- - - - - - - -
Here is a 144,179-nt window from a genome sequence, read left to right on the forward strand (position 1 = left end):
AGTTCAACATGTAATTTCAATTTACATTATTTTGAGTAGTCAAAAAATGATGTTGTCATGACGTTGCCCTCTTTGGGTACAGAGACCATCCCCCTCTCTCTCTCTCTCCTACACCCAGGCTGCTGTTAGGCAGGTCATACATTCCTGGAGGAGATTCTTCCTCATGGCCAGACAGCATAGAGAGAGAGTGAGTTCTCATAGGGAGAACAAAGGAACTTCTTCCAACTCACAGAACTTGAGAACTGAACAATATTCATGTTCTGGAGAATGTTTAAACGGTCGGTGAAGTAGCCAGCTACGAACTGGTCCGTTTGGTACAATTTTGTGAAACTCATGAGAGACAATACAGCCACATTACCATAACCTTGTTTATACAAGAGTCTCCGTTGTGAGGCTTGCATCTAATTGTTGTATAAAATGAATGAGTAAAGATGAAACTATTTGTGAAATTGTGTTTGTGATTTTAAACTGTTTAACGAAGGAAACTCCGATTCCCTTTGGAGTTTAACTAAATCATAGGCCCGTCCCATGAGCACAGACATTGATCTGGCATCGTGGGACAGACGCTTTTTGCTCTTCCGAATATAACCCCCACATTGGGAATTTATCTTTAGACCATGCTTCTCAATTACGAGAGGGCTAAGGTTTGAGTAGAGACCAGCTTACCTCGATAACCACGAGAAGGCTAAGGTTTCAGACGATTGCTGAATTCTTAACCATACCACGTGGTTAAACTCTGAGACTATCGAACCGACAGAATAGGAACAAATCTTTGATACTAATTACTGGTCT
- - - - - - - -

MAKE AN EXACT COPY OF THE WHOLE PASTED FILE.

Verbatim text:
Here is a 144,179-nt window from a genome sequence, read left to right on the forward strand (position 1 = left end):
AGTTCAACATGTAATTTCAATTTACATTATTTTGAGTAGTCAAAAAATGATGTTGTCATGACGTTGCCCTCTTTGGGTACAGAGACCATCCCCCTCTCTCTCTCTCTCCTACACCCAGGCTGCTGTTAGGCAGGTCATACATTCCTGGAGGAGATTCTTCCTCATGGCCAGACAGCATAGAGAGAGAGTGAGTTCTCATAGGGAGAACAAAGGAACTTCTTCCAACTCACAGAACTTGAGAACTGAACAATATTCATGTTCTGGAGAATGTTTAAACGGTCGGTGAAGTAGCCAGCTACGAACTGGTCCGTTTGGTACAATTTTGTGAAACTCATGAGAGACAATACAGCCACATTACCATAACCTTGTTTATACAAGAGTCTCCGTTGTGAGGCTTGCATCTAATTGTTGTATAAAATGAATGAGTAAAGATGAAACTATTTGTGAAATTGTGTTTGTGATTTTAAACTGTTTAACGAAGGAAACTCCGATTCCCTTTGGAGTTTAACTAAATCATAGGCCCGTCCCATGAGCACAGACATTGATCTGGCATCGTGGGACAGACGCTTTTTGCTCTTCCGAATATAACCCCCACATTGGGAATTTATCTTTAGACCATGCTTCTCAATTACGAGAGGGCTAAGGTTTGAGTAGAGACCAGCTTACCTCGATAACCACGAGAAGGCTAAGGTTTCAGACGATTGCTGAATTCTTAACCATACCACGTGGTTAAACTCTGAGACTATCGAACCGACAGAATAGGAACAAATCTTTGATACTAATTACTGGTCT